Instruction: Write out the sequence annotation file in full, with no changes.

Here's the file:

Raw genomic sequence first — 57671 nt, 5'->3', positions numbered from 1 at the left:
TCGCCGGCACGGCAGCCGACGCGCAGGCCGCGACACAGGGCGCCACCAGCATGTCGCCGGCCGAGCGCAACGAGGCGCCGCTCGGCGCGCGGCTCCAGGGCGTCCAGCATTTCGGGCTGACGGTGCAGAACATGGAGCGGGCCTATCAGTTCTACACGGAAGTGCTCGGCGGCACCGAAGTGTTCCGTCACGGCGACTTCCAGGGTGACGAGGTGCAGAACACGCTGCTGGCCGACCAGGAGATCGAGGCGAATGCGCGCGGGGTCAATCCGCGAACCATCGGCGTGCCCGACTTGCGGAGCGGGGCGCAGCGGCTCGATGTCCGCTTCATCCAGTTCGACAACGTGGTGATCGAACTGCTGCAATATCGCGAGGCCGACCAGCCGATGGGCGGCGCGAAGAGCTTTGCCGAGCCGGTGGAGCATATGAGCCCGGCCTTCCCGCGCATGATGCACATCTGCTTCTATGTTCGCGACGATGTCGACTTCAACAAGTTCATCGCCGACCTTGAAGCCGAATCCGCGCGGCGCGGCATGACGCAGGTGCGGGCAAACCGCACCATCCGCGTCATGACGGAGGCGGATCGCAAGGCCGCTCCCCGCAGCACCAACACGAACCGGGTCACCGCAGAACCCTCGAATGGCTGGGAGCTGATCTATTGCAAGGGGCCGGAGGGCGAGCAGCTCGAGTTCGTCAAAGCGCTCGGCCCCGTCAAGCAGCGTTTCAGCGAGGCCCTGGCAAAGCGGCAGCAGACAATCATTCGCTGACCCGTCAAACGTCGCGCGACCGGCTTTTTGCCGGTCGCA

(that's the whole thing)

Raw genomic sequence first — 57671 nt, 5'->3', positions numbered from 1 at the left:
TCGCCGGCACGGCAGCCGACGCGCAGGCCGCGACACAGGGCGCCACCAGCATGTCGCCGGCCGAGCGCAACGAGGCGCCGCTCGGCGCGCGGCTCCAGGGCGTCCAGCATTTCGGGCTGACGGTGCAGAACATGGAGCGGGCCTATCAGTTCTACACGGAAGTGCTCGGCGGCACCGAAGTGTTCCGTCACGGCGACTTCCAGGGTGACGAGGTGCAGAACACGCTGCTGGCCGACCAGGAGATCGAGGCGAATGCGCGCGGGGTCAATCCGCGAACCATCGGCGTGCCCGACTTGCGGAGCGGGGCGCAGCGGCTCGATGTCCGCTTCATCCAGTTCGACAACGTGGTGATCGAACTGCTGCAATATCGCGAGGCCGACCAGCCGATGGGCGGCGCGAAGAGCTTTGCCGAGCCGGTGGAGCATATGAGCCCGGCCTTCCCGCGCATGATGCACATCTGCTTCTATGTTCGCGACGATGTCGACTTCAACAAGTTCATCGCCGACCTTGAAGCCGAATCCGCGCGGCGCGGCATGACGCAGGTGCGGGCAAACCGCACCATCCGCGTCATGACGGAGGCGGATCGCAAGGCCGCTCCCCGCAGCACCAACACGAACCGGGTCACCGCAGAACCCTCGAATGGCTGGGAGCTGATCTATTGCAAGGGGCCGGAGGGCGAGCAGCTCGAGTTCGTCAAAGCGCTCGGCCCCGTCAAGCAGCGTTTCAGCGAGGCCCTGGCAAAGCGGCAGCAGACAATCATTCGCTGACCCGTCAAACGTCGCGCGACCGGCTTTTTGCCGGTCGCA